After being deployed for several days to assist coastal communities with Hurricane Dorian, most of McDowell’s Incident Management Team (IMT) have returned home to the mountains.
But, one member was reassigned to assist with the devastation at the island of Ocracoke.
The team was deployed to Bladen County days before Hurricane Dorian hit the NC coast to aid in planning, operations, logistics and situational awareness. The IMT includes many high ranking emergency services personnel from McDowell including William Kehler, Craig Walker, Steve Hancock, Angie Wright and Sam Robinson.
Kehler is still deployed and was reassigned to Hyde County Emergency Operations (EOC) Center to serve as a public information officer. He said most of the damage is on Ocracoke, and he is assisting in their Emergency Operations Center on the mainland.
“Ferries are operating, however, they are only transporting emergency personnel and essential supplies to support life safety and humanitarian missions,” Kehler told The McDowell News on Saturday. Sunday morning, Kehler sent pictures of equipment and commodities leaving the ferry terminal at Swan Quarter inbound for Ocracoke.
In a press release from Hyde County officials, they thanked everyone for the overwhelming response to the recovery efforts on Ocracoke, and stated they were not in need of any food or supply donations at this time. Donations are recommended to be made to the Outer Banks Community Foundation by visiting www.obcf.org/donate-now/disaster-relief-fund-donate/. To learn more, visit www.hydecountync.gov.
Hyde County also announced Monday that state and local officials had compiled and submitted all of the information to federal authorities to be declared a disaster:
“While it is not yet promised, the sheer level of destruction documented on Ocracoke leads county officials to believe that we will be declared a disaster. We also expect a disaster recovery center with FEMA and other resources to be setup within a week.”
On Monday, permanent residents were allowed to come back to the island to start mitigating damages, according to a news release from Hyde County:
“Be aware that we have limited resources on the island, and your home may not be habitable. We still do not have power and are under a boil water advisory. We do not have any shelters on the island for displaced residents to use. Make sure you bring anything you may need for your day-to-day life when you come back.”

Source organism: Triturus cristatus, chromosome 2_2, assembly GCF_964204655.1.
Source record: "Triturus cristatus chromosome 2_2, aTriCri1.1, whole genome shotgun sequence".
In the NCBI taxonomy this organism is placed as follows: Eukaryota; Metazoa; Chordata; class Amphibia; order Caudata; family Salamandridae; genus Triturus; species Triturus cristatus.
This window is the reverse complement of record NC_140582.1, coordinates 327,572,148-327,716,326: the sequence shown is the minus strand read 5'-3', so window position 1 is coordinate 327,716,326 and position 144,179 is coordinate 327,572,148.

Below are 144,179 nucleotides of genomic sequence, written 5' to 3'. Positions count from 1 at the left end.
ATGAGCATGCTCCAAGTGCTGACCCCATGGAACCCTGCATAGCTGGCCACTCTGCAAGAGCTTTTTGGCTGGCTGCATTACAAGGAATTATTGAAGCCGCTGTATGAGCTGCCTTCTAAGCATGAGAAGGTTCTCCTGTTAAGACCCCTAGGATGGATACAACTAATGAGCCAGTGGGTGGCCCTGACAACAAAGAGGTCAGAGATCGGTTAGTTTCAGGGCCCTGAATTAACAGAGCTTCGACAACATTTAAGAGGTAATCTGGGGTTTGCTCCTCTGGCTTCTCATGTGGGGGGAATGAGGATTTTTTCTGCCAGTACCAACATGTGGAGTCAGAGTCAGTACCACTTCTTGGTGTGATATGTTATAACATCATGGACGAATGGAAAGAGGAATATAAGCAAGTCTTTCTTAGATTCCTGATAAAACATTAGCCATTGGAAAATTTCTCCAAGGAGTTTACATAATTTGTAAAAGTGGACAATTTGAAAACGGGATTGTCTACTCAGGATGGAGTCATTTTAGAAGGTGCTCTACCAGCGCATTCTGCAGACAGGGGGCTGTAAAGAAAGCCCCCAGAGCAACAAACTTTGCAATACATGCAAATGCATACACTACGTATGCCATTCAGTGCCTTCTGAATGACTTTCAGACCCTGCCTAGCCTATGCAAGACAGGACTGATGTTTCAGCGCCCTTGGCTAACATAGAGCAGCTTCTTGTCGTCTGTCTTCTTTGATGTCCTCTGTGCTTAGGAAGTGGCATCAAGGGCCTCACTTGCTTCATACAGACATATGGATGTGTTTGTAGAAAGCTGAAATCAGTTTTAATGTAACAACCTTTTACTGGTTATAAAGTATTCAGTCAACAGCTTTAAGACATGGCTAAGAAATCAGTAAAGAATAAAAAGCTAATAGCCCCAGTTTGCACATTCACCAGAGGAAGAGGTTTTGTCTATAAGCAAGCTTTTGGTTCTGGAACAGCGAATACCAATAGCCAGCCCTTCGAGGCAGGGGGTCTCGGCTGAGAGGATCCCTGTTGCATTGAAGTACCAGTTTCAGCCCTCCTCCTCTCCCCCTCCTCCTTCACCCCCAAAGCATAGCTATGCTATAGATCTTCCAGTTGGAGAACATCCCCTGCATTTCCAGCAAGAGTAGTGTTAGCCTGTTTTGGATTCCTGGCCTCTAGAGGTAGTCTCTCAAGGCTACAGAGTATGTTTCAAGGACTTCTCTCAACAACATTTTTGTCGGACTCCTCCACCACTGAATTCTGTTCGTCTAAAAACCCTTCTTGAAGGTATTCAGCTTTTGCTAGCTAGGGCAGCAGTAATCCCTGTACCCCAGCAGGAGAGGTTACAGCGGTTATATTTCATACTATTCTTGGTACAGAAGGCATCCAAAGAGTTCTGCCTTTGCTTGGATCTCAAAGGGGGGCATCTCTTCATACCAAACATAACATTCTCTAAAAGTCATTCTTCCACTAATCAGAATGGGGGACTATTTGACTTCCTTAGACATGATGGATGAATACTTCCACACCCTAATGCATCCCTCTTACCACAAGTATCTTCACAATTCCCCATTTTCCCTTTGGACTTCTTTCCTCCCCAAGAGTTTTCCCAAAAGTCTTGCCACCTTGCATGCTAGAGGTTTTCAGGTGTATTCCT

Cellular and public safety radio communications are restored and work on power restoration is still underway. About 7,000 homes and businesses remain without power, mostly in Hyde, Beaufort, Dare and Tyrrell counties.
About 100 National Guard soldiers remain on Ocracoke supporting recovery operations, along with a medical team and emergency managers. The North Carolina Baptists on Mission are setting up a mobile kitchen on Hatteras Island at the Hatteras-Ocracoke Ferry Terminal. That kitchen will support feeding Ocracoke, with Wildlife Officers transporting prepared food to the island for distribution by the Salvation Army, which has two canteens working on the island.
The N.C. Department of Insurance is coordinating the arrival of insurance adjusters to help homeowners and businesses, and will also assist with a plan for collecting and disposing of the many flooded vehicles on the island.
On Saturday, Gov. Roy Cooper visited coastal counties to view the storm damage as state and local emergency officials assess preliminary damage from Hurricane Dorian.
“People on the ground who felt the effects of Dorian are our focus today,” said Gov. Cooper. “Getting food, water and medical help to the people in need is the first priority. Utilities are working hard to restore power and we want life to return to normal as soon as possible in eastern North Carolina.”
Only four deaths in the U.S. have been reported from the storm in North Carolina and Florida. These deaths were reported as accidents during hurricane preparation. Approximately 200 people remain in shelters though the numbers are dropping. About 57,000 were without electricity mid-day, mostly in the eastern part of the state hit hardest by the storm.
The North Carolina Department of Transportation reports that NC Highway 12 south of the Basnight Bridge to Mirlo is closed except for emergency and relief vehicles. Another 39 routes were closed or partially closed due to water or trees blocking the road.
On Ocracoke, search and rescue teams were going house-to-house checking on people who may be injured or in need of assistance following the storm surge flooding that occurred Friday afternoon. Emergency officials have transported fuel trucks, generators, and food and water to Ocracoke. A shelter is open in Washington County to accommodate people from Ocracoke who need temporary housing.
The NC Ferry Division is working to reestablish routes to Ocracoke to transport food, water and other supplies. The U.S. Coast Guard flew seven air rescue missions to transport people with medical conditions on Ocracoke to safety. As of Saturday morning, first responders evacuated 32 people from the Outer Banks by ground.
The latest storm information may be found on the state’s Hurricane Dorian website (https://www.ncdps.gov/dorian2019), on Twitter @NCEmergency and Facebook. VisitDriveNC.gov for traffic conditions statewide. Real-time traffic, weather and preparedness information is also available via the ReadyNC mobile app, available free for iPhones and Android devices.
If you wish to donate your time or financial assistance to recovery efforts, please go to NC.Gov/donate.